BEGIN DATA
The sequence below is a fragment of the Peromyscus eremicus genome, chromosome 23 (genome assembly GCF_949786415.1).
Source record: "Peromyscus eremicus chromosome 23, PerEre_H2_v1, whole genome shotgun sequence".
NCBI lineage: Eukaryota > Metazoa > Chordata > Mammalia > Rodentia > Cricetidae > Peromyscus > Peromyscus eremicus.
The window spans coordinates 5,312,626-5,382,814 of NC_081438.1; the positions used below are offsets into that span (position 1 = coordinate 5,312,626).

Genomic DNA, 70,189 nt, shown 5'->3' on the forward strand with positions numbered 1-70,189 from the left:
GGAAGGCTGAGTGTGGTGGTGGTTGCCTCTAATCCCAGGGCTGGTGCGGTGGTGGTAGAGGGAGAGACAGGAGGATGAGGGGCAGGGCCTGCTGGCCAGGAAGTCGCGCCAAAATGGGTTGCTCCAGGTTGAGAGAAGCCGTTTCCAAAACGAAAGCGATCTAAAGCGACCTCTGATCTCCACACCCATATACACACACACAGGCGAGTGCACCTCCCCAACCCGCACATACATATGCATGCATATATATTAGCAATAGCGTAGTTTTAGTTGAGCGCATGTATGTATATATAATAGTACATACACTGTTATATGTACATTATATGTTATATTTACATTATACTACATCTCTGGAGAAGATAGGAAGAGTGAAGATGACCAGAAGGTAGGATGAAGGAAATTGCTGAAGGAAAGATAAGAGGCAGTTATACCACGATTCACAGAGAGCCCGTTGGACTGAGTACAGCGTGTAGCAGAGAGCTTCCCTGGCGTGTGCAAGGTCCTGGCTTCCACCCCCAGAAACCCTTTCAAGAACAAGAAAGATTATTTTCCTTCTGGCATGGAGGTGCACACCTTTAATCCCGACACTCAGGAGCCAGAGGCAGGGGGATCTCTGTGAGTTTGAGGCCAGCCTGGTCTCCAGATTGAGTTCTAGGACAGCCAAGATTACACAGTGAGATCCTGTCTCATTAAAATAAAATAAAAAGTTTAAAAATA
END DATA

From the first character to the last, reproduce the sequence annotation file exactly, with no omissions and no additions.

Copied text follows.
The sequence below is a fragment of the Peromyscus eremicus genome, chromosome 23 (genome assembly GCF_949786415.1).
Source record: "Peromyscus eremicus chromosome 23, PerEre_H2_v1, whole genome shotgun sequence".
NCBI lineage: Eukaryota > Metazoa > Chordata > Mammalia > Rodentia > Cricetidae > Peromyscus > Peromyscus eremicus.
The window spans coordinates 5,312,626-5,382,814 of NC_081438.1; the positions used below are offsets into that span (position 1 = coordinate 5,312,626).

Genomic DNA, 70,189 nt, shown 5'->3' on the forward strand with positions numbered 1-70,189 from the left:
GGAAGGCTGAGTGTGGTGGTGGTTGCCTCTAATCCCAGGGCTGGTGCGGTGGTGGTAGAGGGAGAGACAGGAGGATGAGGGGCAGGGCCTGCTGGCCAGGAAGTCGCGCCAAAATGGGTTGCTCCAGGTTGAGAGAAGCCGTTTCCAAAACGAAAGCGATCTAAAGCGACCTCTGATCTCCACACCCATATACACACACACAGGCGAGTGCACCTCCCCAACCCGCACATACATATGCATGCATATATATTAGCAATAGCGTAGTTTTAGTTGAGCGCATGTATGTATATATAATAGTACATACACTGTTATATGTACATTATATGTTATATTTACATTATACTACATCTCTGGAGAAGATAGGAAGAGTGAAGATGACCAGAAGGTAGGATGAAGGAAATTGCTGAAGGAAAGATAAGAGGCAGTTATACCACGATTCACAGAGAGCCCGTTGGACTGAGTACAGCGTGTAGCAGAGAGCTTCCCTGGCGTGTGCAAGGTCCTGGCTTCCACCCCCAGAAACCCTTTCAAGAACAAGAAAGATTATTTTCCTTCTGGCATGGAGGTGCACACCTTTAATCCCGACACTCAGGAGCCAGAGGCAGGGGGATCTCTGTGAGTTTGAGGCCAGCCTGGTCTCCAGATTGAGTTCTAGGACAGCCAAGATTACACAGTGAGATCCTGTCTCATTAAAATAAAATAAAAAGTTTAAAAATA